Part II discusses the implications of New Columbia’s unique internal politics. As noted, New Columbia would be the only state without local governments. The absence of separate spheres for local and state elections would have at least two major implications for New Columbia’s politics and policy. First, as a state composed of an overwhelmingly single-party city, New Columbia’s elections would likely be decidedly uncompetitive. Even in the status quo, this absence of party-level electoral competition is a likely cause of many of the pathologies in D.C. politics, from excessive restrictions on growth to its persistent problems with corruption. To ensure the state of New Columbia does not share these defects, any move towards statehood should include reforms aimed at introducing more political competition. Second, and more optimistically, the unprecedented marriage of a city and a state government offers a powerful change for innovation. Historically, the relatively circumscribed legal power of cities has prevented them from pursuing a number of effective policies because such powers are the exclusive province of states. Further, big cities are often losers in state political fights. In this context, New Columbia’s fusion of city and state would provide many opportunities for policy flexibility and discovery unavailable to most big cities.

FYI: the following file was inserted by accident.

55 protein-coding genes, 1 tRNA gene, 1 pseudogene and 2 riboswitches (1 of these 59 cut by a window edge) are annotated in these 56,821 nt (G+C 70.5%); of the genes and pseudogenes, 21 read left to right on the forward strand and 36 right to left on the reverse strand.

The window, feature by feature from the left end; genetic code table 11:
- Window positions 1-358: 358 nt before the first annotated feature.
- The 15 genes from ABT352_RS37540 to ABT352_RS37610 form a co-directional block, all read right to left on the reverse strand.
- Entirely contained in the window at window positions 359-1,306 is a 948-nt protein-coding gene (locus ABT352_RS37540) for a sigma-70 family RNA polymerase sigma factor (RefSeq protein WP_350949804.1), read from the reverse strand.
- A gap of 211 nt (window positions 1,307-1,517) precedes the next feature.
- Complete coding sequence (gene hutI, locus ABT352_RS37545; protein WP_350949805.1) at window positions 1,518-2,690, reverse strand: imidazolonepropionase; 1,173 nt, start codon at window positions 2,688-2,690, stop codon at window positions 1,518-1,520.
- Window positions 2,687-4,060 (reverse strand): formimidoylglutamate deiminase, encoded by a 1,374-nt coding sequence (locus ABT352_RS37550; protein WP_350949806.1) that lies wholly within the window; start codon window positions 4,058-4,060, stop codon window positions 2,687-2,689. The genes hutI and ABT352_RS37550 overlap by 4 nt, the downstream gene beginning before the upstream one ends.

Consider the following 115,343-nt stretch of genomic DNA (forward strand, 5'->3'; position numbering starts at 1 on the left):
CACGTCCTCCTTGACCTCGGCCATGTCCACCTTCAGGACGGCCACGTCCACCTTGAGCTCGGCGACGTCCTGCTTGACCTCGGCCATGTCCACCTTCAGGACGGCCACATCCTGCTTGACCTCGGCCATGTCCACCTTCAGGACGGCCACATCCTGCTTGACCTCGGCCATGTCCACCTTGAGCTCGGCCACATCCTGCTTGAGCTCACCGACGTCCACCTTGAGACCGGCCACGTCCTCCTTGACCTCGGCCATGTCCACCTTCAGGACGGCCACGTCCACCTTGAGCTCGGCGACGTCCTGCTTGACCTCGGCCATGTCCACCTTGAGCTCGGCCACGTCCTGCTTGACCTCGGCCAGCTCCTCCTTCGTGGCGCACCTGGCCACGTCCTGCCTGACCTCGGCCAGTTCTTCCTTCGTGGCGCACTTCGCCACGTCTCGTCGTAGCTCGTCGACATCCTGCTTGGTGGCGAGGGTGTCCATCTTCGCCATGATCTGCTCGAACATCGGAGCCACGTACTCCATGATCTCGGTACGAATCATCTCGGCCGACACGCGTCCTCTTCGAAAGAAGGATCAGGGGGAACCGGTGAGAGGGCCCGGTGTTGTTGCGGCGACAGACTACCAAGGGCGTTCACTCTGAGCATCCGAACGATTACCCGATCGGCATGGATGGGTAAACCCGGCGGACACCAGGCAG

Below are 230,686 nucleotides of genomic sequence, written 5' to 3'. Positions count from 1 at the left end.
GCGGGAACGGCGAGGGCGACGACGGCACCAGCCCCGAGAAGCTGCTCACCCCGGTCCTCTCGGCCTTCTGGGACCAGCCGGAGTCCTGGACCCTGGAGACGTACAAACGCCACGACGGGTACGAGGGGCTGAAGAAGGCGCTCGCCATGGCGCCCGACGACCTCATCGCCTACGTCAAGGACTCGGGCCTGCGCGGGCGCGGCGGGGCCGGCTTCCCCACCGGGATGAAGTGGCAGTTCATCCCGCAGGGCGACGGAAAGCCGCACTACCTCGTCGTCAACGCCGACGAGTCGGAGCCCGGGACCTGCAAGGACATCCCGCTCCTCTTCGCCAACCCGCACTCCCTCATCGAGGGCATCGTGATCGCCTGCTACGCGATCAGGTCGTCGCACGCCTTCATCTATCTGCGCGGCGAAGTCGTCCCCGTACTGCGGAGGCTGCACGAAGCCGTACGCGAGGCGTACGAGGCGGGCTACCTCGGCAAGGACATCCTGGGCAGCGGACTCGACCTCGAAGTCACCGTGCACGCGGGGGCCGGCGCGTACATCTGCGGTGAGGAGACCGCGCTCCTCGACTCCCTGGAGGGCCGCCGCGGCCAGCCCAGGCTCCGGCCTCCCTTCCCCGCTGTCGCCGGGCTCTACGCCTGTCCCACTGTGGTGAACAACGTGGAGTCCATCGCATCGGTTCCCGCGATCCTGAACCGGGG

An Assessment of Behavioral Law and Economics Contentions and What We Know Empirically about Credit Card Use by Consumers

By: Thomas A. DurkinGregory Elliehausen Todd Zywicki

Date Posted: 2014

No.: 14-46

Full text (most current version) on SSRN

Abstract: